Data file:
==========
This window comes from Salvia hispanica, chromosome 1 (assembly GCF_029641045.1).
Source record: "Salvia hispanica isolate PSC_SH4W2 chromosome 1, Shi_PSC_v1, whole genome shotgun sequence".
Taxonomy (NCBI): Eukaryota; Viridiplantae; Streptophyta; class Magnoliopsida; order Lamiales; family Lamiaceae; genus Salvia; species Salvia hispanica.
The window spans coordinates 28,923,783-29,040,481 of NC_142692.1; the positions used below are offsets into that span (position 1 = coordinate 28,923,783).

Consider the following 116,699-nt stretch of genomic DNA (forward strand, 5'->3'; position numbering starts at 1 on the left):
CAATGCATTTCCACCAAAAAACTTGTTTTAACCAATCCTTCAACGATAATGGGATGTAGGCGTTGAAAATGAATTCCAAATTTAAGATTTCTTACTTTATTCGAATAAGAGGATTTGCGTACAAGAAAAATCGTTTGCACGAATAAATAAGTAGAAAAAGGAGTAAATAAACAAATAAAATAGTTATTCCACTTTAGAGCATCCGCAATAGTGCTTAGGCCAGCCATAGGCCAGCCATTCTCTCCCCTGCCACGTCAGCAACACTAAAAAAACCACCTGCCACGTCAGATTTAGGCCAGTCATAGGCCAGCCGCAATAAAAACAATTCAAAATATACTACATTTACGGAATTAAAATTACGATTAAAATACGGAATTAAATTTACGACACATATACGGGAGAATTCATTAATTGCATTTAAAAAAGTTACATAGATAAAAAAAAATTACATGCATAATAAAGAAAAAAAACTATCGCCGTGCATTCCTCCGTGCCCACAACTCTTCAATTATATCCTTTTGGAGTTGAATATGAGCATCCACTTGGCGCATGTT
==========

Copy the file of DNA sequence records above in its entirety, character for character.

This window comes from Salvia hispanica, chromosome 1 (assembly GCF_029641045.1).
Source record: "Salvia hispanica isolate PSC_SH4W2 chromosome 1, Shi_PSC_v1, whole genome shotgun sequence".
Taxonomy (NCBI): Eukaryota; Viridiplantae; Streptophyta; class Magnoliopsida; order Lamiales; family Lamiaceae; genus Salvia; species Salvia hispanica.
The window spans coordinates 28,923,783-29,040,481 of NC_142692.1; the positions used below are offsets into that span (position 1 = coordinate 28,923,783).

Consider the following 116,699-nt stretch of genomic DNA (forward strand, 5'->3'; position numbering starts at 1 on the left):
CAATGCATTTCCACCAAAAAACTTGTTTTAACCAATCCTTCAACGATAATGGGATGTAGGCGTTGAAAATGAATTCCAAATTTAAGATTTCTTACTTTATTCGAATAAGAGGATTTGCGTACAAGAAAAATCGTTTGCACGAATAAATAAGTAGAAAAAGGAGTAAATAAACAAATAAAATAGTTATTCCACTTTAGAGCATCCGCAATAGTGCTTAGGCCAGCCATAGGCCAGCCATTCTCTCCCCTGCCACGTCAGCAACACTAAAAAAACCACCTGCCACGTCAGATTTAGGCCAGTCATAGGCCAGCCGCAATAAAAACAATTCAAAATATACTACATTTACGGAATTAAAATTACGATTAAAATACGGAATTAAATTTACGACACATATACGGGAGAATTCATTAATTGCATTTAAAAAAGTTACATAGATAAAAAAAAATTACATGCATAATAAAGAAAAAAAACTATCGCCGTGCATTCCTCCGTGCCCACAACTCTTCAATTATATCCTTTTGGAGTTGAATATGAGCATCCACTTGGCGCATGTT